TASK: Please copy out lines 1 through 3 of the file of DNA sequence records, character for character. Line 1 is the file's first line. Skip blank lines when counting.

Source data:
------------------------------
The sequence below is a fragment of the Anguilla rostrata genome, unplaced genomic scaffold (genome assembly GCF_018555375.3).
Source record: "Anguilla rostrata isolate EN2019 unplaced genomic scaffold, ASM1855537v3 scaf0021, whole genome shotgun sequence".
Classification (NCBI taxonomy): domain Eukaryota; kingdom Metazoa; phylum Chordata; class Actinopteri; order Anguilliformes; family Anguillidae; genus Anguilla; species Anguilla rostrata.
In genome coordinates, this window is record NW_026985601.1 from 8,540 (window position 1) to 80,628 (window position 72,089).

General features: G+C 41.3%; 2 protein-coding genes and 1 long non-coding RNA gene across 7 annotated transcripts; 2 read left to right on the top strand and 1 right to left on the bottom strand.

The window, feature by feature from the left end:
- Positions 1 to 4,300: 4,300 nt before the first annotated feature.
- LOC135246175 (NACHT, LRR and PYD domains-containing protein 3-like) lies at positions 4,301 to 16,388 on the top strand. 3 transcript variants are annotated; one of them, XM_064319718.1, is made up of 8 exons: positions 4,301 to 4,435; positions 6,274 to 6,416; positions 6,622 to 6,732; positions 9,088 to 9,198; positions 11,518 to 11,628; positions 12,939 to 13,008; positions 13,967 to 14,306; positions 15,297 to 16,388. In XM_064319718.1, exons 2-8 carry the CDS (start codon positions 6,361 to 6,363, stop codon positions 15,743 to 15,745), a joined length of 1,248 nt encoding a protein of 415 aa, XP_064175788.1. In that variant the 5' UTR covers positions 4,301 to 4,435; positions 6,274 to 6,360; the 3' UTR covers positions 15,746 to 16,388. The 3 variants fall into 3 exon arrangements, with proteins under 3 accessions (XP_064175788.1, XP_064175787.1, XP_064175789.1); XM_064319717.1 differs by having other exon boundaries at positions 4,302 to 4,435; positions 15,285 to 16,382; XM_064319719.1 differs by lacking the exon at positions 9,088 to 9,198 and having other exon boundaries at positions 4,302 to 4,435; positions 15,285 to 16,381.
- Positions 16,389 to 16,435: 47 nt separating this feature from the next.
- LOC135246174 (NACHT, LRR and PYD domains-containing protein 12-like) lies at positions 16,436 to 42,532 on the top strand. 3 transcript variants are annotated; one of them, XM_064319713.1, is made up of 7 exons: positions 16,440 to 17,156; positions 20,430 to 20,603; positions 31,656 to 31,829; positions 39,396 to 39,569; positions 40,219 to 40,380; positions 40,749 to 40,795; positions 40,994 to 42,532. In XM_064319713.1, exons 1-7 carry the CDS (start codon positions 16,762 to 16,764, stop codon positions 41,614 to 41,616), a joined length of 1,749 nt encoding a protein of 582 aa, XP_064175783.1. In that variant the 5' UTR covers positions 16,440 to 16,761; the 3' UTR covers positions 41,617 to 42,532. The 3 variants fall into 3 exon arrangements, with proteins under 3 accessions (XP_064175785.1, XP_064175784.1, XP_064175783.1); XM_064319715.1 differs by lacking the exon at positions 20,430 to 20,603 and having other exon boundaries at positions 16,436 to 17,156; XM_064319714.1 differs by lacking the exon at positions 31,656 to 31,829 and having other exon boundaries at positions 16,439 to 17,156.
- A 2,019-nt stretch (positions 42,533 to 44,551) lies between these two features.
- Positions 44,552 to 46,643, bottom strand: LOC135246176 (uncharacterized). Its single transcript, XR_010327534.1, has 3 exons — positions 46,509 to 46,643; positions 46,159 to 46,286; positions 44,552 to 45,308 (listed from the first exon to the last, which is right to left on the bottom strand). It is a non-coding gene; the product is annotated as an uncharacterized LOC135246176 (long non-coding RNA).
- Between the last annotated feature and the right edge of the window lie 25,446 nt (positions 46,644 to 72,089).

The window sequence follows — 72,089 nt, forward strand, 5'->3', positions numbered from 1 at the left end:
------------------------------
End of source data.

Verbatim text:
The sequence below is a fragment of the Anguilla rostrata genome, unplaced genomic scaffold (genome assembly GCF_018555375.3).
Source record: "Anguilla rostrata isolate EN2019 unplaced genomic scaffold, ASM1855537v3 scaf0021, whole genome shotgun sequence".
Classification (NCBI taxonomy): domain Eukaryota; kingdom Metazoa; phylum Chordata; class Actinopteri; order Anguilliformes; family Anguillidae; genus Anguilla; species Anguilla rostrata.